And so here's the newest Best Coast single. It's got a Joan Jett vibe. Which is pretty bitchin'.

Sunday, February 23, 2020

Gheorghe Explains the 2020 Democratic Primary

It's been a while since Gheorghe explained the election. Here are many hot takes on the 2020 Democratic primary broken down by candidate.


The candidate: Bernie Sanders

His campaign in a sentence: free healthcare, free medicine, free college, free citizenship, and a union card for everyone

His campaign in a GIF:


Liked by: people who don’t have and can’t afford the aforementioned stuff

Disliked by: people who have the aforementioned stuff and don’t want to have to pay for other people to get it

Trump’s nickname if he gets the nomination: Bolshevik Bernie; Bernie Panders

How Trump will beat him: Trump will terrify many people with rants about socialism and communism and how Bernie will destroy the "big beautiful economy" Trump alleges to have built. Trump will run this video again and again and again:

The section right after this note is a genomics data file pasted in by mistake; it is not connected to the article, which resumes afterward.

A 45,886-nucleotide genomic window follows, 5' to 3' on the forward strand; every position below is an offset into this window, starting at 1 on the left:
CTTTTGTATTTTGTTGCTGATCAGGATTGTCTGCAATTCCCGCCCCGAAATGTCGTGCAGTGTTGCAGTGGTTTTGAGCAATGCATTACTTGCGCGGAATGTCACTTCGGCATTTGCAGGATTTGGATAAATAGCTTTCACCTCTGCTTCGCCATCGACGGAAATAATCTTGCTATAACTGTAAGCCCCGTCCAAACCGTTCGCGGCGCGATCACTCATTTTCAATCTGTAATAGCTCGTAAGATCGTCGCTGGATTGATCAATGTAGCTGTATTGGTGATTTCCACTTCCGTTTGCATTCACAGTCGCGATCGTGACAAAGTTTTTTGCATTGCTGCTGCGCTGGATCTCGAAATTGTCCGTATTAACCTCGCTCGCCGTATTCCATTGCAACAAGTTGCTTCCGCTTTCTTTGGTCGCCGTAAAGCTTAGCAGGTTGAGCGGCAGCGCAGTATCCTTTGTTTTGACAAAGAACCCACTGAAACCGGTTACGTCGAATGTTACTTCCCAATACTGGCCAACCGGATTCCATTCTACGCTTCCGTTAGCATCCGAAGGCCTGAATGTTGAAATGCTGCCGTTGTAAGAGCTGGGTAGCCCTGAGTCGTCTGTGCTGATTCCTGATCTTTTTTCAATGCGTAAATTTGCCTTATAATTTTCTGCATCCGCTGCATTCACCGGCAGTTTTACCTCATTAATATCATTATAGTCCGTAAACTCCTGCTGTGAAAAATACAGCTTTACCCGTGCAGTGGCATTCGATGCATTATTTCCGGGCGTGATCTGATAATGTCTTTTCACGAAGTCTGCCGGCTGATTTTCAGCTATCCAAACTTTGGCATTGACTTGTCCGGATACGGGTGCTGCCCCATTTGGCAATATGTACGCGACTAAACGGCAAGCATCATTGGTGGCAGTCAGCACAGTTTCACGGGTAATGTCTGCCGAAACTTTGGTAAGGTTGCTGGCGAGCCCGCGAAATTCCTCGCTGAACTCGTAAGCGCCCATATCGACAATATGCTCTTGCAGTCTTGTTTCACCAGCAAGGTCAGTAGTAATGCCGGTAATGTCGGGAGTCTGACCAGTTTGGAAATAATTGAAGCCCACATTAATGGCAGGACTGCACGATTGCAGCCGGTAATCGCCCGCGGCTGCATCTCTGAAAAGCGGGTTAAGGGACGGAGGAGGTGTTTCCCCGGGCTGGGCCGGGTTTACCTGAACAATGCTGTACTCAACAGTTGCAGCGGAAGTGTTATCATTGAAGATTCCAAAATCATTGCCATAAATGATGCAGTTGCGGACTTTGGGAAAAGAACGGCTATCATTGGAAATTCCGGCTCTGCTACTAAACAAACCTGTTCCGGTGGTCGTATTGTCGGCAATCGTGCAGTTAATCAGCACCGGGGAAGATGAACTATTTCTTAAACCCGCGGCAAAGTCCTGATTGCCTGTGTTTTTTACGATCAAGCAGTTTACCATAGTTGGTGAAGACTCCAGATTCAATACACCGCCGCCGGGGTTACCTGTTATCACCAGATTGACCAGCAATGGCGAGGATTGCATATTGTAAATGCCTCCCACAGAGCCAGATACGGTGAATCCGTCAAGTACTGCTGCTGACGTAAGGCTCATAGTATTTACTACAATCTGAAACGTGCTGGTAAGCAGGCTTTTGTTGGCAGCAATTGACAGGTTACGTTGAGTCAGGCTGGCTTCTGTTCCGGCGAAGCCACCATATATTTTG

Parenthetically, Bernie Sanders was 46 years old in 1988 yet he looked 78. We should all feel better about ourselves, or at least our appearances relative to middle-aged Bernie.

Trump will also yell words like "Sandinistas" and "Oretega" and "Castro" not only because Bernie backed them, but because it will tie him to Latin America and thus further enrage Trump's xenophobic base. Also, Putin will interfere on Trump’s behalf.


The candidate: Pete Buttigieg

His campaign in a sentence: I am more intelligent and poised than your other options

His campaign in a GIF:


Liked by: people who look at him and are reminded of the aloof but still likable valedictorian of their elite undergraduate university

Disliked by: people who did not go to an elite undergraduate university; people who went to an elite undergraduate university and did not find their aloof valedictorian to be likable

Trump’s nickname if he gets the nomination: Gayor Pete; some bad pun involving “Butt”